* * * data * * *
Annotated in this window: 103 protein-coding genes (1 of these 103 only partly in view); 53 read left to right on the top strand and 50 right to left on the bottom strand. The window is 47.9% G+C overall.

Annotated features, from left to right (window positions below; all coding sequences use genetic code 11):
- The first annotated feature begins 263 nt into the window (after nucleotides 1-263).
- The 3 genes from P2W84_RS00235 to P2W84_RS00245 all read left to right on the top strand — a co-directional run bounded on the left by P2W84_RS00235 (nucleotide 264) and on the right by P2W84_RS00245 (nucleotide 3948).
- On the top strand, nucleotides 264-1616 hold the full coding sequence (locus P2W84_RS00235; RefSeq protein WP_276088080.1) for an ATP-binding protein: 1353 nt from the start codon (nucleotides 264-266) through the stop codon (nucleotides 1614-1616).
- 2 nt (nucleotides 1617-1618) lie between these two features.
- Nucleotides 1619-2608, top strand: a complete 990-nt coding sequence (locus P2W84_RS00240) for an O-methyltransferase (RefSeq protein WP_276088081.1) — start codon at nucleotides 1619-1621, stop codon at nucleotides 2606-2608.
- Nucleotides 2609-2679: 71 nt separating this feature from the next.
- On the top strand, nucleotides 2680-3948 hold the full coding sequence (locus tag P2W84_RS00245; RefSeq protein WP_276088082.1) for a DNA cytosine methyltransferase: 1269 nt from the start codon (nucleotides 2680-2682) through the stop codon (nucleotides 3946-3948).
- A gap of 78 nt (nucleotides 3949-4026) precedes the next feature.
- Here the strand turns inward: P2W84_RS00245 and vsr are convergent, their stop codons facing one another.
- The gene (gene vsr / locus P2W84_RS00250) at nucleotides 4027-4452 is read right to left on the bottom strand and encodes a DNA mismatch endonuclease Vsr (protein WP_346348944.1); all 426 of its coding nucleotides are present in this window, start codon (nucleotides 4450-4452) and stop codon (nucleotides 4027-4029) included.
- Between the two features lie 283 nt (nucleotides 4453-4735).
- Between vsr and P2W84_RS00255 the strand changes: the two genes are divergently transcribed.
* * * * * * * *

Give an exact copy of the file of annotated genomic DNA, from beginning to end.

Annotated in this window: 103 protein-coding genes (1 of these 103 only partly in view); 53 read left to right on the top strand and 50 right to left on the bottom strand. The window is 47.9% G+C overall.

Annotated features, from left to right (window positions below; all coding sequences use genetic code 11):
- The first annotated feature begins 263 nt into the window (after nucleotides 1-263).
- The 3 genes from P2W84_RS00235 to P2W84_RS00245 all read left to right on the top strand — a co-directional run bounded on the left by P2W84_RS00235 (nucleotide 264) and on the right by P2W84_RS00245 (nucleotide 3948).
- On the top strand, nucleotides 264-1616 hold the full coding sequence (locus P2W84_RS00235; RefSeq protein WP_276088080.1) for an ATP-binding protein: 1353 nt from the start codon (nucleotides 264-266) through the stop codon (nucleotides 1614-1616).
- 2 nt (nucleotides 1617-1618) lie between these two features.
- Nucleotides 1619-2608, top strand: a complete 990-nt coding sequence (locus P2W84_RS00240) for an O-methyltransferase (RefSeq protein WP_276088081.1) — start codon at nucleotides 1619-1621, stop codon at nucleotides 2606-2608.
- Nucleotides 2609-2679: 71 nt separating this feature from the next.
- On the top strand, nucleotides 2680-3948 hold the full coding sequence (locus tag P2W84_RS00245; RefSeq protein WP_276088082.1) for a DNA cytosine methyltransferase: 1269 nt from the start codon (nucleotides 2680-2682) through the stop codon (nucleotides 3946-3948).
- A gap of 78 nt (nucleotides 3949-4026) precedes the next feature.
- Here the strand turns inward: P2W84_RS00245 and vsr are convergent, their stop codons facing one another.
- The gene (gene vsr / locus P2W84_RS00250) at nucleotides 4027-4452 is read right to left on the bottom strand and encodes a DNA mismatch endonuclease Vsr (protein WP_346348944.1); all 426 of its coding nucleotides are present in this window, start codon (nucleotides 4450-4452) and stop codon (nucleotides 4027-4029) included.
- Between the two features lie 283 nt (nucleotides 4453-4735).
- Between vsr and P2W84_RS00255 the strand changes: the two genes are divergently transcribed.